How Scripps Health Has Stayed Layoff-Free
Chris Van Gorder, president and CEO of San Diego-based Scripps Health, is an outspoken proponent of retaining employees. He has a well-documented "no layoff" philosophy for his system of five hospital campuses and 26 outpatient facilities, which he has held since he took the helm at Scripps in 2000.
"Once we hire someone, we have an obligation to them. We expect people to be loyal to the organization, but many organizations aren't loyal in return to their people," Mr. Van Gorder says. "A layoff is a management failure."
However, having a no layoffs philosophy is much easier said than done, especially in today's turbulent healthcare landscape. A combination of forces — including the federal sequester, reimbursement cuts, lower patient volume and an increase in bad debt — have led many hospitals and health systems across the country to institute layoffs.
So how does Mr. Van Gorder continue to lead Scripps without laying off employees? Here, he walks through the steps he continues to take that allow him to stay true to his management philosophy.
Scripps started the process of redesigning its delivery systems more than 10 years ago, well before the Patient Protection and Affordable Care Act existed, as Mr. Van Gorder strove to "design the delivery system of the future." Scripps has continued to change and — with Mr. Van Gorder's guidance — employees' job descriptions are changing along with it.
"Every employee's job is going to be different going forward," Mr. Van Gorder says. To help employees change with the industry, Scripps established the Career Resource Center for its employees in 2002. Whenever an employee's job is impacted by changes made in the Scripps' delivery system, he or she is placed in the career center for 90 days with full pay. During that time, the employee is coached by employment counselors and retrained for new positions in the system.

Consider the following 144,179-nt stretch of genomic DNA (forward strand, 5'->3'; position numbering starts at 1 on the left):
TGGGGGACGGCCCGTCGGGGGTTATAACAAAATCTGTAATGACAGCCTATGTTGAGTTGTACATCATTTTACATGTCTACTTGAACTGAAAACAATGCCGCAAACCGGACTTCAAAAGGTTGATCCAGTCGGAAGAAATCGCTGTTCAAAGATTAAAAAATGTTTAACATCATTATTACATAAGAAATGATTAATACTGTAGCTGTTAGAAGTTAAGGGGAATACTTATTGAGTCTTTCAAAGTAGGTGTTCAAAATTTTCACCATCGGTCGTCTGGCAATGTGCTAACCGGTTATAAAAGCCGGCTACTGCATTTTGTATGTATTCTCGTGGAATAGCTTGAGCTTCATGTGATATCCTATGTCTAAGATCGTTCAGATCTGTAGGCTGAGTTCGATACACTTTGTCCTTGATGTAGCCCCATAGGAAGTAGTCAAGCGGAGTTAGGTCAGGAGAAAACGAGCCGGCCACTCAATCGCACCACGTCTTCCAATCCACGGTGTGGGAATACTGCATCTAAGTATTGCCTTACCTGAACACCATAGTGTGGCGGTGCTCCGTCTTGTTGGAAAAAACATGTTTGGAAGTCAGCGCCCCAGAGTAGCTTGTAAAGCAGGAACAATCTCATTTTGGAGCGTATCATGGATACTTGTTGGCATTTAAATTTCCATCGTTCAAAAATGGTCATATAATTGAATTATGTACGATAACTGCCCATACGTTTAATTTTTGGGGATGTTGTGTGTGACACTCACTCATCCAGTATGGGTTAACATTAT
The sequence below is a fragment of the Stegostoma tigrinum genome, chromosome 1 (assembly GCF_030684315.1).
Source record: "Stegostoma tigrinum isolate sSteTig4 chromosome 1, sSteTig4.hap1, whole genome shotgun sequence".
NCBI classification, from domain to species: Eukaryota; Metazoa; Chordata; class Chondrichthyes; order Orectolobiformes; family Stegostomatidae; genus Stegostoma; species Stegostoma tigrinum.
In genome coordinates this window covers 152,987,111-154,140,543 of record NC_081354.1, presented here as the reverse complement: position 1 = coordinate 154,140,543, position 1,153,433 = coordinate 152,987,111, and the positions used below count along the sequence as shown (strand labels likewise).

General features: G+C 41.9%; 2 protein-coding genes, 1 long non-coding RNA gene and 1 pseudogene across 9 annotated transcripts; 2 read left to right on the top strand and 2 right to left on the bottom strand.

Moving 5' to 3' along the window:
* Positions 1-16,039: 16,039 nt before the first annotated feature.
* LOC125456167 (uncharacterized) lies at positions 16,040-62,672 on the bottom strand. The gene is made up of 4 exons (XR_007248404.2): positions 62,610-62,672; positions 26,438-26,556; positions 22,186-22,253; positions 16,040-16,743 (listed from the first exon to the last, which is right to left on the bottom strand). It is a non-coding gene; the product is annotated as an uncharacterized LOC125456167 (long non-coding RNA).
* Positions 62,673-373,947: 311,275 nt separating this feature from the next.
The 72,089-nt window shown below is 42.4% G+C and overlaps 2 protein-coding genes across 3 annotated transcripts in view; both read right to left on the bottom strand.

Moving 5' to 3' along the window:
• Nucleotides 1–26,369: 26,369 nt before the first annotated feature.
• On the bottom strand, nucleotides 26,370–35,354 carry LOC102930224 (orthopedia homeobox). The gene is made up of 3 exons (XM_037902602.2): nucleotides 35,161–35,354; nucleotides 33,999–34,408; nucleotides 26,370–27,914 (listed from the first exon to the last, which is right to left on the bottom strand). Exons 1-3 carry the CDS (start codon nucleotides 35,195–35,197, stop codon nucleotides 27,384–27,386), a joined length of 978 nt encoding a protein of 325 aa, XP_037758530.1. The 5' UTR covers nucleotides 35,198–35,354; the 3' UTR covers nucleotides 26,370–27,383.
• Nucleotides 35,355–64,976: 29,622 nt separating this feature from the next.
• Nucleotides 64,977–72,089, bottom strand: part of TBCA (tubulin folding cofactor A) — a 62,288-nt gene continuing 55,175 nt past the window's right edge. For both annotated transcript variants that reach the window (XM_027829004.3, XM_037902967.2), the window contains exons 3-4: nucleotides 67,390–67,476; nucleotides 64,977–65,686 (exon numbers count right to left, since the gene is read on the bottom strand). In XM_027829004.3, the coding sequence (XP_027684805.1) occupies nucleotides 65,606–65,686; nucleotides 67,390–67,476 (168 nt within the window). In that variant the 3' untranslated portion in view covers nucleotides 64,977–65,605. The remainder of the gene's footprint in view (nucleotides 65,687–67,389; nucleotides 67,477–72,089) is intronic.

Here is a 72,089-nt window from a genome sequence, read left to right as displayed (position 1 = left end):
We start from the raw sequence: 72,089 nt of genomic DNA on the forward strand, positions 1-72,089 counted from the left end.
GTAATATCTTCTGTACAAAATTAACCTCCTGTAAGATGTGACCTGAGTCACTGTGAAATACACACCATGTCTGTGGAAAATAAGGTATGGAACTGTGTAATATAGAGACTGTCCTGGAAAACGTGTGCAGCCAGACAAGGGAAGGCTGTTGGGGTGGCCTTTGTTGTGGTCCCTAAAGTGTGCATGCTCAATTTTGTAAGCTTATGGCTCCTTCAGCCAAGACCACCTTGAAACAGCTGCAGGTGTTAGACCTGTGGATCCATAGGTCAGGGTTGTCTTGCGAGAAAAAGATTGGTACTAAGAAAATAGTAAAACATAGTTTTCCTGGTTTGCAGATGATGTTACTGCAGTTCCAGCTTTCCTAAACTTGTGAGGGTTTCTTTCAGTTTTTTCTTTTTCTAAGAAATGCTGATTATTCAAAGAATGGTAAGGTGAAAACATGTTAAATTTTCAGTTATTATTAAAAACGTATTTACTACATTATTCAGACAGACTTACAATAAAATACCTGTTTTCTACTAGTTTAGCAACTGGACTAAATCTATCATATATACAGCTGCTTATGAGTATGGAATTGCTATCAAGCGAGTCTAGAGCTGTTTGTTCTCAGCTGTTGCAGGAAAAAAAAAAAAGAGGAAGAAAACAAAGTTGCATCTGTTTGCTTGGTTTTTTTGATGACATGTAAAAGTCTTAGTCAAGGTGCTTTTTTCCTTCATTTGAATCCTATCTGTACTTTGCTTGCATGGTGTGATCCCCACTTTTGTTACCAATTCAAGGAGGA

Scripps has put 882 employees through the Career Resource Center, according to Mr. Van Gorder, and of those employees, 92 percent still are employed in the system, with the other 8 percent choosing to leave on their own or retire. "We can assure [employees] that if they are willing to change with us, you have a position for you," he says. "The point is, the greatest asset [we have] is our people."
In addition to being a great way to value employees, the Career Resource Center saved Scripps $637,050 in avoided severance pay in 2012.
Cutting variation and waste
While valuing and supporting current employees through healthcare's changes is an effective way to retain high-performing employees, many healthcare systems and hospitals have had to lay employees off due to financial pressures. Scripps is not immune to these pressures, but has been able to save $77 million in financial year 2011 and $64 million in financial year 2012.
Most of these savings have come from identifying non-value-added variation and sending in a team to reduce the variation by creating evidence-based standardized processes. Scripps reduced variation in both nonclinical and clinical departments. "We looked at operational teams and redesigned how they do their work and asked physician-driven clinical teams to standardize and take costs out of that piece," Mr. Van Gorder says.
For example, Scripps created a new organizational structure in its pharmacies to reduce variations and waste. In three years, Scripps saved $14 million in its pharmacies by centralizing purchasing and renegotiation contracts.
Through valuing employees and cutting back on wasteful spending, Scripps has been able to stay financially viable and layoff-free, even during this trying financial time for hospitals. Mr. Van Gorder doesn't plan on changing that. Scripps' performance improvement goal for financial year 2013 is $66 million. "We're no doubt able to achieve it. We've done it all without layoffs and the goal is to continue doing that without layoffs," he says.
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